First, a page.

WASHINGTON (AP) -- President Barack Obama and three prominent African-American leaders grappled Wednesday with how to improve economic opportunities for blacks, whose joblessness looms well above the national average and is nearly twice that of whites.
On a day of treacherous weather in Washington, Obama kept his scheduled meeting with Benjamin Jealous, president of the NAACP; Marc Morial, president and CEO of the National Urban League; and the Rev. Al Sharpton, president of the National Action Network. Dorothy Height, chairwoman of the National Council of Negro Women, could not make it to the White House because of the pounding snow and winds that kept most of the nation's capital shut down.
The meeting did not yield immediate announcements or initiatives.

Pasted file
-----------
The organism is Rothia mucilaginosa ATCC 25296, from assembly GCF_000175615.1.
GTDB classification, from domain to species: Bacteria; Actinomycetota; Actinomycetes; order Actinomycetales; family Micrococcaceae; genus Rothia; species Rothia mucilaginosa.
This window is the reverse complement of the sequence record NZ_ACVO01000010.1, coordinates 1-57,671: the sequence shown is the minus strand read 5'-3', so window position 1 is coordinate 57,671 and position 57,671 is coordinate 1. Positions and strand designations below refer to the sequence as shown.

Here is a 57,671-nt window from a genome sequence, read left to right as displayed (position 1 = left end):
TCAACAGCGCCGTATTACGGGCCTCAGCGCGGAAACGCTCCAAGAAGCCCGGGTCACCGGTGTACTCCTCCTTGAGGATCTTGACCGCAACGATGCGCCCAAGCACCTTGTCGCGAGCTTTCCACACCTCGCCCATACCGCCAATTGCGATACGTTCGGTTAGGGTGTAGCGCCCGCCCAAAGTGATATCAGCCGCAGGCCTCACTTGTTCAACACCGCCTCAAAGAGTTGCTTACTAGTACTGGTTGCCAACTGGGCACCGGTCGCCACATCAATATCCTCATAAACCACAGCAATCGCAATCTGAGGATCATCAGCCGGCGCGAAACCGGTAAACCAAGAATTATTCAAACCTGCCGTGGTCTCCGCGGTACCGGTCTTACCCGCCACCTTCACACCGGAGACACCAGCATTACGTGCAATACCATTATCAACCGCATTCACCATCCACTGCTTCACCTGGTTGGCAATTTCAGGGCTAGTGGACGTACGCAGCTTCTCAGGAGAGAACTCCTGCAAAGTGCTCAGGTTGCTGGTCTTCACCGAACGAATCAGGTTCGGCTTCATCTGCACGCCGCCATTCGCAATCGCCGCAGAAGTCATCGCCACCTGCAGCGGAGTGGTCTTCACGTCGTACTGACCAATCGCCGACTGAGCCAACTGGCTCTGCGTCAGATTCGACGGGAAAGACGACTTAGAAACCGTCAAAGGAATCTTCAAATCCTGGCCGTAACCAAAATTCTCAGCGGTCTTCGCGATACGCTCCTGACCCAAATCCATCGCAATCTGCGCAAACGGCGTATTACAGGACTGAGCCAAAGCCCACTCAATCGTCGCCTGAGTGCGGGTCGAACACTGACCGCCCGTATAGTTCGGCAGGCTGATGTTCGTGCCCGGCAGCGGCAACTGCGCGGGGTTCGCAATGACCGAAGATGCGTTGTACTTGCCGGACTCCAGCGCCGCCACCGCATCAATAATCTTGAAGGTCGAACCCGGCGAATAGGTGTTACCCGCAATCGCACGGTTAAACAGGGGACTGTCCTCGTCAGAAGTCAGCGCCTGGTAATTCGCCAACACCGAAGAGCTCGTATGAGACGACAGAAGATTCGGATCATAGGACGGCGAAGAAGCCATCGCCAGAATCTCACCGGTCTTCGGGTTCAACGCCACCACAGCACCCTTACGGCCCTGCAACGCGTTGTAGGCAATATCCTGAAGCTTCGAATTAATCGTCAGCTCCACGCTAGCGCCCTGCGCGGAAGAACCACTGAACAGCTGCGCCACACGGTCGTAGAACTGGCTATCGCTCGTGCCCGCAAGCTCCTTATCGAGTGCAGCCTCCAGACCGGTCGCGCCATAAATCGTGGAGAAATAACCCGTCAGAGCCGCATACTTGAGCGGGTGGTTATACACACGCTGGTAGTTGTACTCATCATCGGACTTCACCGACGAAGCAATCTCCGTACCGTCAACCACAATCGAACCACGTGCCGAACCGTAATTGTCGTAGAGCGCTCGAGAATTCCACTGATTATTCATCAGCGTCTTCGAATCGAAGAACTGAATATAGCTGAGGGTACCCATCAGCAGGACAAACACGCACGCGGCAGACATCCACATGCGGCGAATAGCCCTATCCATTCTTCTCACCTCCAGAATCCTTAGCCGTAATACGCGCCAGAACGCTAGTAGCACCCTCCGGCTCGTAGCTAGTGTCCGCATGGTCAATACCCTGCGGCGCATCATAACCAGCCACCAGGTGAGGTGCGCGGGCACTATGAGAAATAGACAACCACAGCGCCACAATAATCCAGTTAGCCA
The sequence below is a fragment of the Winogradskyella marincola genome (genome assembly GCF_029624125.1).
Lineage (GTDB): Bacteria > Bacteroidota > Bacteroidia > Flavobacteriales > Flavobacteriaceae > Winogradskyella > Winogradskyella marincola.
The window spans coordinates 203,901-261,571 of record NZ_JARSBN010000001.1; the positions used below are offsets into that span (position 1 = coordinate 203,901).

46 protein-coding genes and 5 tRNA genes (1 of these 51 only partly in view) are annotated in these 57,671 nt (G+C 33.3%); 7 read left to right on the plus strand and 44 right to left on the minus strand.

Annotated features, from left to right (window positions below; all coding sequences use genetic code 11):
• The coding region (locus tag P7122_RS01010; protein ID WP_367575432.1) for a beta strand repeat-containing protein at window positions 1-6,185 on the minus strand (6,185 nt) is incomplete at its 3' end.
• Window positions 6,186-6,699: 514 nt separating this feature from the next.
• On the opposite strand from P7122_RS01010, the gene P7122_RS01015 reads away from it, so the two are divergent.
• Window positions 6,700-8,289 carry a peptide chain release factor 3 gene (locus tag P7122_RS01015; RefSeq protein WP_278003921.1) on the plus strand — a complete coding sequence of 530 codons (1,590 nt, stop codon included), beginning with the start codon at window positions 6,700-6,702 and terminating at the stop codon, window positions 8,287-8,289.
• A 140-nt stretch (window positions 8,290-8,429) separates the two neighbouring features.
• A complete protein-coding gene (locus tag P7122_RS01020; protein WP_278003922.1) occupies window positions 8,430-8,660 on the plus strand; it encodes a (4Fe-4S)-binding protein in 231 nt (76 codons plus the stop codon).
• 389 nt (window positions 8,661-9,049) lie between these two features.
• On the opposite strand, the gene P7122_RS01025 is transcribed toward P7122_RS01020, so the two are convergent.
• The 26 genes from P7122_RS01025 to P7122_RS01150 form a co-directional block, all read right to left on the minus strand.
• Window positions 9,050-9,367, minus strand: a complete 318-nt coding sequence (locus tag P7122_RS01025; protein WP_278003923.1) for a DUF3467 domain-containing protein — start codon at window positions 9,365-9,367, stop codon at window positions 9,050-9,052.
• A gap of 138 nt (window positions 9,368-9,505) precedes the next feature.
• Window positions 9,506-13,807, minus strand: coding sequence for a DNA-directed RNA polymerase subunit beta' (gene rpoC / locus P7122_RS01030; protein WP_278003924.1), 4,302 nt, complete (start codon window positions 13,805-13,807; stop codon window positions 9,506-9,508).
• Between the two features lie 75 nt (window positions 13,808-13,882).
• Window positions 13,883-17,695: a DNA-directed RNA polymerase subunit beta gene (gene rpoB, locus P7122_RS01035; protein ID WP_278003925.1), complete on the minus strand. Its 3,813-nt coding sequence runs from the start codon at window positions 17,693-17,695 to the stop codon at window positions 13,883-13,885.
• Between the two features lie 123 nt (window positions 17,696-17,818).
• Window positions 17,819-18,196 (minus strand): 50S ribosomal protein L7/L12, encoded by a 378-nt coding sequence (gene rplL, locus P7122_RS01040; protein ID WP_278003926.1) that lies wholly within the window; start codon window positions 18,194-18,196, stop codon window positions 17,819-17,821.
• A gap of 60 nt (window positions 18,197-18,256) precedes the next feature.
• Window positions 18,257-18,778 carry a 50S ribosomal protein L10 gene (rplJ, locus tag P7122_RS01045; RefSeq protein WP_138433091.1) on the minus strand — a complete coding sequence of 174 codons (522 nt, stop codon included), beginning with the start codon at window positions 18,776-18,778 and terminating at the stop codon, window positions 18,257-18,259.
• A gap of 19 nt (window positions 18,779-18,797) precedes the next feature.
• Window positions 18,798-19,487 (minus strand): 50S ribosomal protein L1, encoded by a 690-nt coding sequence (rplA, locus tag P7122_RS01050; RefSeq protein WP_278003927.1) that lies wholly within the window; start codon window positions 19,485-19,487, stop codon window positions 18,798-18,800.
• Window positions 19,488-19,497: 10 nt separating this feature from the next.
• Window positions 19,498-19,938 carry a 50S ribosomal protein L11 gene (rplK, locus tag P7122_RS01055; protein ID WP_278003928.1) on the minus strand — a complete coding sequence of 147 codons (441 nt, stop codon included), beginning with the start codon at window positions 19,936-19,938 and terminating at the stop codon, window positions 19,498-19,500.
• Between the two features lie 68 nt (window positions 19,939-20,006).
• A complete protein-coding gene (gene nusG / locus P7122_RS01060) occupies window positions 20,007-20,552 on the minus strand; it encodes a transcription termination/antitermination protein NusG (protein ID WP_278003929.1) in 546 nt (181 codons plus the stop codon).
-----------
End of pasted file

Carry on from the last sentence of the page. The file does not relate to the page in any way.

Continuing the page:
Obama and the other leaders focused on targeting aid to regions to help black people and other groups that have been hit disproportionately hard by the recession, Jealous told The Associated Press.
"When you try to focus on how to lift all those boats, what you come back to are places -- geographic areas, urban and rural, where assistance should be located," he said. "That approach can work if Congress lets it work."
He added: "This is about place. It's not about race."Click to read.